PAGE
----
LifePoint CNO Susan Peach: Streamlining Hospital ED Patient Flow Through Lean Process Management

Many hospitals are working to streamline processes in the emergency department to reduce crowding, improve quality and boost patient satisfaction. Facilities have tried to reach these goals in several ways, including expanding the ED, implementing new technology and redesigning processes. Susan Peach, a division CNO at Brentwood, Tenn.-based LifePoint Hospitals, took a lean manufacturing approach at hospitals in her division to improve ED patient flow to eliminate waste and add value for the patient. Ms. Peach explains how this approach helped reduce wait times and overall ED length of stay and increased patient satisfaction.

Ms. Peach used Kaizen, a process improvement strategy within lean manufacturing, within her division's hospitals. Kaizen encompassed a three-day workshop in which front-line workers in the emergency department worked with a lean expert to understand value-added and non-value-added processes. ED staff and clinicians first mapped out the steps in the current ED process and then broke into groups to identify the non-value-added steps. The ED team then redesigned the process to eliminate the non-value-added steps, shorten the process and ensure patients receive timely care.

One of the changes the system made is streamlining the triage process by bringing patients immediately back to the triage room for assessment by a nurse. A staff member records the patient's registration information while he or she is walking to the room, eliminating the separate step that was previously used to collect registration data. The patient will then either return to the waiting room or remain in the exam room depending on the acuity of his or her condition. This redesign cut the length of the triage process by approximately 10 to 15 minutes.

Kaizen and the implementation of a redesigned process is typically a three-month project at each hospital, according to Ms. Peach. Her team at LifePoint Hospitals then monitors and measures results at the hospital for two years.

Results of the Kaizen process so far have shown improvements in "door-to-doctor" time — the time it takes for a physician to see a patient once the patient walks in the door — total time in the ED and patient and physician satisfaction. The average door-to-doctor time at hospitals before Kaizen was approximately 40 minutes to more than an hour. After the redesign, the wait was reduced to an average of 10 to 15 minutes. Total time in the ED was reduced from an average of two to four hours to approximately 100 minutes. In one hospital, patient satisfaction jumped 20 points in one quarter following Kaizen. "Patients are happier, doctors are happier and patients are actually getting better care," Ms. Peach says.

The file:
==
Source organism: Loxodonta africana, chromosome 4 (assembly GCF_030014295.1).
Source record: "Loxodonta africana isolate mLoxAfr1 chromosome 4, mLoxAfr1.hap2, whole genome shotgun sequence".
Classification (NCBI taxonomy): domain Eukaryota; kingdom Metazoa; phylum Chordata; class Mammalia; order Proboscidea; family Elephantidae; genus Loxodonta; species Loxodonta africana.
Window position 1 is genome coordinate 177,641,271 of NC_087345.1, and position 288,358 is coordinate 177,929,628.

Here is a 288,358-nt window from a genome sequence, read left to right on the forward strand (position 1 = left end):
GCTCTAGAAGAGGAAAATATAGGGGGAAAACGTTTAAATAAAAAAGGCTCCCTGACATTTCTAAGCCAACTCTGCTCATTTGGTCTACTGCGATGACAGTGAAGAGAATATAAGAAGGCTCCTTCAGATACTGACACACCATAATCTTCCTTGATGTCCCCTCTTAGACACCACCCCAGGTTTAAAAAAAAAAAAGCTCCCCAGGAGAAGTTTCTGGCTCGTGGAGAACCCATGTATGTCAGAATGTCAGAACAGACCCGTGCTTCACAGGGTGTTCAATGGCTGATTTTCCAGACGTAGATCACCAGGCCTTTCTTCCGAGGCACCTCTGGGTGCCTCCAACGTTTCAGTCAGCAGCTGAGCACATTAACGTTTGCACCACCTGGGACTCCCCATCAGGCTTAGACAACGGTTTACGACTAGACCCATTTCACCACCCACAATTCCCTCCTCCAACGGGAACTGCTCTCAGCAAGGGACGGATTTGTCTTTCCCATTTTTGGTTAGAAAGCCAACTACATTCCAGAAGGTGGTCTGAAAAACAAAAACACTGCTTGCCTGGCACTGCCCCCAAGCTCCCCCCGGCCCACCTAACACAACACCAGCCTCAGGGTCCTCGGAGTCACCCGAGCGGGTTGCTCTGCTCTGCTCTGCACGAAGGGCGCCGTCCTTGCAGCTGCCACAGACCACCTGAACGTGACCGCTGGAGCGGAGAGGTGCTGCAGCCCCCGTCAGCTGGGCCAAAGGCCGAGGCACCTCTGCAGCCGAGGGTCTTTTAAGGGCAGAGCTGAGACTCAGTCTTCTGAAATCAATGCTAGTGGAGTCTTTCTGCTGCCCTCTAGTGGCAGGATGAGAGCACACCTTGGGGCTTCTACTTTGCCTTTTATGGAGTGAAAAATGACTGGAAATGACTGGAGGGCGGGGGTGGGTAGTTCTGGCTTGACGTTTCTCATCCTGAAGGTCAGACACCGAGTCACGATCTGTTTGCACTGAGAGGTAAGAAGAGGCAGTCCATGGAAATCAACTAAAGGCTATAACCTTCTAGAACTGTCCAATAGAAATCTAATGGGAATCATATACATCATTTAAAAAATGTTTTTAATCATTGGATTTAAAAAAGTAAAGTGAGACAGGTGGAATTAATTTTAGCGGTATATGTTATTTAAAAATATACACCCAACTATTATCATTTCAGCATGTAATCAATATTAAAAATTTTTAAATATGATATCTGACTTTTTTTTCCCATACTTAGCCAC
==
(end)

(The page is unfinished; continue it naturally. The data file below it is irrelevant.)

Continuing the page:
Improving patient flow requires commitment by hospital leadership to support efforts in reducing wait time and moving patients through the system more efficiently. Ms. Peach suggests the hospital CEO and CNO be accountable for patient flow; if patient flow metrics are below benchmarks, leaders should consider inviting lean experts to the hospital to direct the Kaizen process. However, accountability for patient flow doesn't stop there. Hospital leaders should monitor process changes related to patient flow and maintain support over time to ensure practices do not revert to old habits. "A lot of process changes take some strong will and leadership to maintain," Ms. Peach says.

Although hospital leaders need to provide support for patient flow initiatives, front-line staff and physicians directly involved with patients in the ED need to cooperate to actually change practices. Motivating people to work together on patient flow was one of the biggest challenges but also yielded some of the biggest benefits of the patient flow project at LifePoint's hospitals, according to Ms. Peach. The system brought people together by showing them results of previous hospitals that improved flow and wait time. ED directors from these hospitals are also talking with other hospitals in the system to discuss the importance of working collaboratively. "One of the biggest advantages of the whole process is that the front-line people come together and understand how interdependent they are and how working together can improve the process," Ms. Peach says.


Another element of improving patient flow is educating staff and physicians on patient tracking technology and patient boards. This education should extend beyond the ED to other departments, such as the lab and radiology, so that everyone is aware of time-related expectations. "Once [other departments] understood that time is ticking and that the emergency department is truly a priority, [hospitals] lost time there as well," Ms. Peach says.

More Articles on Patient Flow:

5 Steps to Alleviate ED Overcrowding
4 Strategies Hospitals Are Using to Optimize Patient Flow

Moving ED Waiting Room to Home Pleases Patients, Improves Efficiency

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